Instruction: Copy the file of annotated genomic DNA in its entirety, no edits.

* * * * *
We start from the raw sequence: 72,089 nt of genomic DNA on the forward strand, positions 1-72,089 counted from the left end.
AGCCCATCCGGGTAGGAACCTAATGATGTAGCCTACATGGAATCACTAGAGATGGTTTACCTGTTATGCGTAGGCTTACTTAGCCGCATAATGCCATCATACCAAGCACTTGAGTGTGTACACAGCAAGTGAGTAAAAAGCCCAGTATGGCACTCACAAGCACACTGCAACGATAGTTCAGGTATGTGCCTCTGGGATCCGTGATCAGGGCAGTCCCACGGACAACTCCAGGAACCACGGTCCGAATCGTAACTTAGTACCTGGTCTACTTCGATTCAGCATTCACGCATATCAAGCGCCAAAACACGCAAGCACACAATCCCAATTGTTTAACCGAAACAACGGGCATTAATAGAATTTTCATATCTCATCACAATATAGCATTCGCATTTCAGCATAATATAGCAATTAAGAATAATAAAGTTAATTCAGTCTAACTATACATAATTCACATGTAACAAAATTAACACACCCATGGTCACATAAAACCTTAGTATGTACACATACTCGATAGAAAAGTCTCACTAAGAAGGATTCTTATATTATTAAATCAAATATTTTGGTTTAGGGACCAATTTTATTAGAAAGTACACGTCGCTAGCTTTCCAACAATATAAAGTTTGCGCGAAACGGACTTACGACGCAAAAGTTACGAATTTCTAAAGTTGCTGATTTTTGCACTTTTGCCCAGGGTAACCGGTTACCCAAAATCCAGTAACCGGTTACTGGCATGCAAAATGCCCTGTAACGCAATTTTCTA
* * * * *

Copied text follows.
We start from the raw sequence: 72,089 nt of genomic DNA on the forward strand, positions 1-72,089 counted from the left end.
AGCCCATCCGGGTAGGAACCTAATGATGTAGCCTACATGGAATCACTAGAGATGGTTTACCTGTTATGCGTAGGCTTACTTAGCCGCATAATGCCATCATACCAAGCACTTGAGTGTGTACACAGCAAGTGAGTAAAAAGCCCAGTATGGCACTCACAAGCACACTGCAACGATAGTTCAGGTATGTGCCTCTGGGATCCGTGATCAGGGCAGTCCCACGGACAACTCCAGGAACCACGGTCCGAATCGTAACTTAGTACCTGGTCTACTTCGATTCAGCATTCACGCATATCAAGCGCCAAAACACGCAAGCACACAATCCCAATTGTTTAACCGAAACAACGGGCATTAATAGAATTTTCATATCTCATCACAATATAGCATTCGCATTTCAGCATAATATAGCAATTAAGAATAATAAAGTTAATTCAGTCTAACTATACATAATTCACATGTAACAAAATTAACACACCCATGGTCACATAAAACCTTAGTATGTACACATACTCGATAGAAAAGTCTCACTAAGAAGGATTCTTATATTATTAAATCAAATATTTTGGTTTAGGGACCAATTTTATTAGAAAGTACACGTCGCTAGCTTTCCAACAATATAAAGTTTGCGCGAAACGGACTTACGACGCAAAAGTTACGAATTTCTAAAGTTGCTGATTTTTGCACTTTTGCCCAGGGTAACCGGTTACCCAAAATCCAGTAACCGGTTACTGGCATGCAAAATGCCCTGTAACGCAATTTTCTA